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Australia is joining Britain in efforts to revive and strengthen the Commonwealth to bolster global trade and security in the face of Brexit and unprecedented Chinese influence in Africa and the South Pacific.
Julie Bishop is working with Britain to expand membership beyond traditional English-speaking nations, especially Francophone countries, as Britain’s trade rules with the EU are rewritten and efforts are made to counter Chinese influence.
The Foreign Minister will be attending the Commonwealth Heads of Government Meeting, starting in London this week, along with Malcolm Turnbull, with the Prime Minister to meet British counterpart Theresa May to discuss trade and security issues as Britain prepares to withdraw from the EU.
Bishop begins four days of meetings in London today focusing on the ramifications of Brexit and the future role of the Commonwealth.
“The British are keen to have a great revival of the Commonwealth at this London meeting, with the royal family playing a big role, and there is a strong emphasis on trade after Brexit,” Bishop told The Australian.
“There is a big push to extend the Commonwealth beyond its old colonial image with a campaign to include new members which were not under British control. Mozambique has been admitted and others are trying.”
The admission of former French-controlled nations is strengthening French links to the Commonwealth and acting as a counterweight to China’s influence in Africa and the South Pacific. Bishop said Australia helped former French-controlled territories of New Caledonia and French Polynesia join the Pacific Islands Forum and was backing British efforts to get new members for the Commonwealth from non-English speaking countries in Africa and the Caribbean.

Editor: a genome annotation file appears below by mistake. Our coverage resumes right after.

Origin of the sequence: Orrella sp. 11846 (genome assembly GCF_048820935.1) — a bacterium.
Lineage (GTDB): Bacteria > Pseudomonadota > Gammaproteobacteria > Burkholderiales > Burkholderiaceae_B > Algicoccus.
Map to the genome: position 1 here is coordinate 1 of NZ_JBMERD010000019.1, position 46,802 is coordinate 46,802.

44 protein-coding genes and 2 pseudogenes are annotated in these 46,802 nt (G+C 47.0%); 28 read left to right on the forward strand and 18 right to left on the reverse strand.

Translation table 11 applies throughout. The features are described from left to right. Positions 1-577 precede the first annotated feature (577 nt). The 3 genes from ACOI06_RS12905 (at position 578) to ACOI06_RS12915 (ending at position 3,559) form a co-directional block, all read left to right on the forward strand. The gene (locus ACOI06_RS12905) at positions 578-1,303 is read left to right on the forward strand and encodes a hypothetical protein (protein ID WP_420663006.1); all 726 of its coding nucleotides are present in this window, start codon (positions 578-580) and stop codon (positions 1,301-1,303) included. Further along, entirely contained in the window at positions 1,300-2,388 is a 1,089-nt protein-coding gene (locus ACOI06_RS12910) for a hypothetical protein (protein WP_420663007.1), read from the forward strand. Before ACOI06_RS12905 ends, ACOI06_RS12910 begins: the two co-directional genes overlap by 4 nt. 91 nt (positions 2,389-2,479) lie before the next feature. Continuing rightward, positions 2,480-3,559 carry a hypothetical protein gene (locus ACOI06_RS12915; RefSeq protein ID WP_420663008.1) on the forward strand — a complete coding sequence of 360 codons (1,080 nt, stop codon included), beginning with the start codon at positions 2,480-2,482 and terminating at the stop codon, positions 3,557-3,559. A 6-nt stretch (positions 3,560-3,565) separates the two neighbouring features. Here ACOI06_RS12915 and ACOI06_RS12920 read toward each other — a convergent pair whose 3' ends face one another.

“It is important to encourage French support in the Pacific and it is also important to ensure that British aid for the South Pacific continues at the same level after the British departure from the EU,” she said.
There is also a move to increase Indian involvement in a revived Commonwealth committed to the rule of law and free trade.
Counter-terrorism and cyber-crime are also key elements of the new agenda for the group.
Turnbull will fly to London tomorrow. After meeting May, he will go to Berlin to meet German Chancellor Angela Merkel and business leaders to advocate for the “strategic and economic benefits of an Australia-EU free-trade agreement”.
He will then travel to Brussels, where he will press the case for the trade agreement with European Commission president Jean-Claude Juncker. He will also raise the matter of Australia’s contribution to operations in Afghanistan with NATO secretary-general Jens Stoltenberg.
There will be leaders from 53 countries in London for the 2018 CHOGM and about 5000 participants from government, business and civil society.
As well as meetings of foreign ministers and Commonwealth leaders, there will be forums covering youth, women, business and civil society, as well as the official retreat for leaders at Windsor Castle on Friday.
Commonwealth secretary-general Patricia Scotland said: “CHOGM 2018 promises to deliver transformational change for the people of the Commonwealth. Presidents and prime ministers and high-level government representatives from one-quarter of the countries of the world are assembling. They will reach agreement on collective action, with the impact ... likely to extend far beyond the boundaries of the Commonwealth.”
It is expected Prince Charles will be appointed head of the Commonwealth in place of the Queen as she celebrates her 92nd birthday on Saturday.
SOURCE: THE AUSTRALIAN/PACNEWS
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